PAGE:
In order to overcome conceptual confusion in the study of contradictions (and to prevent narrowing down of its scope), I propose to shift the focus from people’s propositions or utterances, and to place it on people’s dispositions. I use the notion of disposition here to refer to the ways in which people are oriented to things, people, and objects in regard to their futures, which further shape people’s everyday experiences, subjectivities, and selves. In practice, dispositions entail statements, propositions, utterances, behaviors, attitudes, affects, emotions, and beliefs, the concepts mentioned by the authors in this debate. Hence, I argue that the study of “ambivalent statements, contradictory attitudes, incompatible values, and emotional internal clashes” (Berliner 2016: 5) is a part of the greater task of understanding people’s different (and many times mutually exclusive) dispositions toward their futures and their everyday lives.

My ethnographic material gathered between 2012 and 2013, in a copper-processing town (called Bor) in East Serbia, shows that a lot of mutually exclusive dispositions in relation to futures, which constituted ambivalence, emerged among my interlocutors. By focusing on ambivalence I gained specific insight into how mutually conflicting dispositions were experienced as “true” for the same people, at the same place, at the same time, and even toward the same objects. Hence, such focus opened the potential to see how people, who encountered myriad contradictions, chose not only one or the other (“either”/“or”) but how they selected both (“both”/“and”) (Lambek 2016: 7–8). It is important to notice that in this approach I recognize the role of the law of noncontradiction in creating the type of framework that enables one to speak of ambivalence. The study of ambivalence I introduce [3]here builds on the study of propositions but shifts the focus of the study of contradictions to dispositions. I will now illustrate the notion of ambivalence with a reference to one of my interlocutors’ stories.

Slavka (age 42) hoped that she would finally start her private business. After prosperous Yugoslav period, her town went through a rapid decline during the 1990s and the 2000s. During the time of my fieldwork, people experienced some signs of hope for mutual revival of the town and the copper-processing company, since the state invested in the industry during political campaigns. The investment into the company and the town’s appearance has been represented by the politicians and by the official media as “the revival” of the town and the company, which dominated the town’s economy. However, in some news, and through discussions among each other, people could find out that the “revival” was a political and managerial “scam,” that the overindebted company could be still sold “for peanuts,” and that people might be left to struggle without any help in the future.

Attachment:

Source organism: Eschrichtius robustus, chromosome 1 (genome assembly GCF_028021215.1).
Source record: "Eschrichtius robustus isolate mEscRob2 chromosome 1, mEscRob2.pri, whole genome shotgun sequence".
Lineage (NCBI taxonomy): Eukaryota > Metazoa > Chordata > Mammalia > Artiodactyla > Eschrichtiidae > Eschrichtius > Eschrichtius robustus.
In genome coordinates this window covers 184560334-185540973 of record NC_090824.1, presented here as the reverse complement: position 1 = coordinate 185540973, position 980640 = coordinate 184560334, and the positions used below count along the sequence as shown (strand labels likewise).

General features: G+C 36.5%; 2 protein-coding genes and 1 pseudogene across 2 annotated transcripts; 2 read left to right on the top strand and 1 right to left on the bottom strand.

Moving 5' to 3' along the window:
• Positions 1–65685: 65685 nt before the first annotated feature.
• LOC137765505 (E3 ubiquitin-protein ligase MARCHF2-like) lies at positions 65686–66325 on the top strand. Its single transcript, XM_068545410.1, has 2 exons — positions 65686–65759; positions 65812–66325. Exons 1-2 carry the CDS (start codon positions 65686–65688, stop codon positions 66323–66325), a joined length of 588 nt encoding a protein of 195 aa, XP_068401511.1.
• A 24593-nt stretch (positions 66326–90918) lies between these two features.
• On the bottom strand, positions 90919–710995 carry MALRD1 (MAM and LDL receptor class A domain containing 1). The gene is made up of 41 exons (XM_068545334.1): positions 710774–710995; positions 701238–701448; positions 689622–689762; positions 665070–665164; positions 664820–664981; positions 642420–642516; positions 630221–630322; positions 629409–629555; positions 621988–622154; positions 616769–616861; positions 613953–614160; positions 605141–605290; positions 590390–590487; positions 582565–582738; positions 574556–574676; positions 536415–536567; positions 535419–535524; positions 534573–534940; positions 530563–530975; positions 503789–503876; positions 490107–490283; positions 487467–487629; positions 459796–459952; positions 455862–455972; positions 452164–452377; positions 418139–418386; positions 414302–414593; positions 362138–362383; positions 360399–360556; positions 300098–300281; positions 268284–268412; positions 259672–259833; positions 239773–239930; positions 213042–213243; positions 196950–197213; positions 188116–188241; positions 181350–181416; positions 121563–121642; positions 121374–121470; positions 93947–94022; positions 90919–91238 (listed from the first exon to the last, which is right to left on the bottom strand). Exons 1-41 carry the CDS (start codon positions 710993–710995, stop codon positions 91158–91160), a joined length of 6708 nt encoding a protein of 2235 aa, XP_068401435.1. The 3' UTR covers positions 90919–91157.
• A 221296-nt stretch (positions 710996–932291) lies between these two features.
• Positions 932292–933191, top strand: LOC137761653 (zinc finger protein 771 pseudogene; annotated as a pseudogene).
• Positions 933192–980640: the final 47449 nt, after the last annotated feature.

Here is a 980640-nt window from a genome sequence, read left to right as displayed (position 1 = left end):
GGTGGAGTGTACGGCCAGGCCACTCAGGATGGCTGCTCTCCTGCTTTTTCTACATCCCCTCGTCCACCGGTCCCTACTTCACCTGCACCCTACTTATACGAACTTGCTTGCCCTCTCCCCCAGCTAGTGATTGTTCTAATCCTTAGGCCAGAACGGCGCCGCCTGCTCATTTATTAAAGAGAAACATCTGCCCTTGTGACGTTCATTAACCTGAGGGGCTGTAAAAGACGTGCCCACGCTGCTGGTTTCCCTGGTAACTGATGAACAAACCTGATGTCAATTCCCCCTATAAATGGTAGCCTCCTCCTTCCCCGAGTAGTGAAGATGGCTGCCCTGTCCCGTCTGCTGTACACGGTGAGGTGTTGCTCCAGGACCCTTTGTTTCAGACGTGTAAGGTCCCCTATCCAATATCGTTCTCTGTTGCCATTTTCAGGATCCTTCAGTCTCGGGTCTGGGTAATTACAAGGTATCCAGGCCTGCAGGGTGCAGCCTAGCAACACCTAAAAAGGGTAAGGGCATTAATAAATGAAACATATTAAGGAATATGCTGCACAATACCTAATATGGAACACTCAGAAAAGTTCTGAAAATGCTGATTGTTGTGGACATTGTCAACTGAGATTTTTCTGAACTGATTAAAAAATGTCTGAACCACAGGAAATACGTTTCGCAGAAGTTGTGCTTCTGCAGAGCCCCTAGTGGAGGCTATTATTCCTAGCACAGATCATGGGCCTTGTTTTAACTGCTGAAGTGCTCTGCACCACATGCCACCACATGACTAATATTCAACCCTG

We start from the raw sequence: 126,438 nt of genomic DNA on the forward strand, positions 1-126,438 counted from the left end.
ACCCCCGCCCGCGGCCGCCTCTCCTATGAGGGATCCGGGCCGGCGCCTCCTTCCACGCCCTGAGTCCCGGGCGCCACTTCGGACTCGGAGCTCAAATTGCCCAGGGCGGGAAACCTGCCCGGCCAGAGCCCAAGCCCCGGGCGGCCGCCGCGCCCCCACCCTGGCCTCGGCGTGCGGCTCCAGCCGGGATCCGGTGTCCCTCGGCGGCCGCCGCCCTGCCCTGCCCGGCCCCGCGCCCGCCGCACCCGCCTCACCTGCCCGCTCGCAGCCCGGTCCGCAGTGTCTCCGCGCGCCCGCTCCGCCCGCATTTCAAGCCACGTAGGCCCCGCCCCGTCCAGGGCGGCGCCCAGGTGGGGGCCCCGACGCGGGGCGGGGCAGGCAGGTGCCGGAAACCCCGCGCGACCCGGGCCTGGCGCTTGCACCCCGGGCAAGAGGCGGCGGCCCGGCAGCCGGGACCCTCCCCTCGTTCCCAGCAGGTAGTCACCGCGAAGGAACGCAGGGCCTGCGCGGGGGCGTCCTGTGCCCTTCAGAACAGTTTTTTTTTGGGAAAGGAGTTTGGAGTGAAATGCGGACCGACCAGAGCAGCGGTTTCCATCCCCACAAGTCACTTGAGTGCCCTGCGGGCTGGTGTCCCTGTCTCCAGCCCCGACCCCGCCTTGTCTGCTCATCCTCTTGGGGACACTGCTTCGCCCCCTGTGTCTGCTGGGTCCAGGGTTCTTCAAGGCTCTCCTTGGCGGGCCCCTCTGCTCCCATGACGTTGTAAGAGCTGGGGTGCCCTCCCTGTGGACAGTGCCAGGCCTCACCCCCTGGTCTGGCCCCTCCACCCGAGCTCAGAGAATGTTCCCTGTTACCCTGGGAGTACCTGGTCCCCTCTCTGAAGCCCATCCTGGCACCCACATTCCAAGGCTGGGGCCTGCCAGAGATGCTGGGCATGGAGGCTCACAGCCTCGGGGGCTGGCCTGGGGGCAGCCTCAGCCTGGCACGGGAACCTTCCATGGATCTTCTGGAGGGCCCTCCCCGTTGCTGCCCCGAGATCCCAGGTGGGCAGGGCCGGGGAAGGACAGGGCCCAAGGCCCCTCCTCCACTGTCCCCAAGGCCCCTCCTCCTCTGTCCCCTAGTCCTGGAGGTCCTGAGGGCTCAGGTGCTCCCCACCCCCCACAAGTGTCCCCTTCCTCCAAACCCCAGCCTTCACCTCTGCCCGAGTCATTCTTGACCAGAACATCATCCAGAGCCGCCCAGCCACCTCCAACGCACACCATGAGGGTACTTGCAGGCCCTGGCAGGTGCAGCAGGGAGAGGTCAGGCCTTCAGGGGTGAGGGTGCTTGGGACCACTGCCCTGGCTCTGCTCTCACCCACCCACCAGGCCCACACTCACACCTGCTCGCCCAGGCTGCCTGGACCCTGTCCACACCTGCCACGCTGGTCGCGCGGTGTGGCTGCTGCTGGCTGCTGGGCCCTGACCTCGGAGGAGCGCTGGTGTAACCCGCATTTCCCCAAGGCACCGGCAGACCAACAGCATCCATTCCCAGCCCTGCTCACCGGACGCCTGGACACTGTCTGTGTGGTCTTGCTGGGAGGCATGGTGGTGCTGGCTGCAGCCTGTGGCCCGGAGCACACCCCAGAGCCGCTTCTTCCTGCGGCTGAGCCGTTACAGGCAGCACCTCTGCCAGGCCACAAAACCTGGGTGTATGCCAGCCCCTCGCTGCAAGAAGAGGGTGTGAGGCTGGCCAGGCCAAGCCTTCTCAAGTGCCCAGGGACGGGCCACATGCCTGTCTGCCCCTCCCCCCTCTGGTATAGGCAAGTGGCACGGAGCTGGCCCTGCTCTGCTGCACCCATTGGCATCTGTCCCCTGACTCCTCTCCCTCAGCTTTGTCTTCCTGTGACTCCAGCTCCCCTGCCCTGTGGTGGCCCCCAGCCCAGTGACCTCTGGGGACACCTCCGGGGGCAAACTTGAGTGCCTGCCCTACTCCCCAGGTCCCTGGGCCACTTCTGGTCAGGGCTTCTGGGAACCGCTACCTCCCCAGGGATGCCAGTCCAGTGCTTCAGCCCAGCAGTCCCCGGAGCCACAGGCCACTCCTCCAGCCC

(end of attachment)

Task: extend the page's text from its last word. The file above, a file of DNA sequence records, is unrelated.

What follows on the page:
The possibility to start Slavka’s private business was dependent on whether the head director of the company would give the orders to the relevant authorities in the municipality, and provide the necessary approvals. Without his permission it would have been impossible. She saw the head director as “a savior” but also as “a criminal”; he was a person who loved the town, “a good manager” and “a crook.” She thought of herself as a failure, as she had to be the part of economy of favors, but also as a winner who knew how to navigate such corrupted setting. Dismayed by this situation, she perceived the industrial company’s projections of a “rise” with doubt, anger, and disbelief, and with trust, desire, and hope. For Slavka, the statue of the Phoenix, made by the company to mark new rise of the town, simultaneously predicted a rise and a new fall of the town and the company.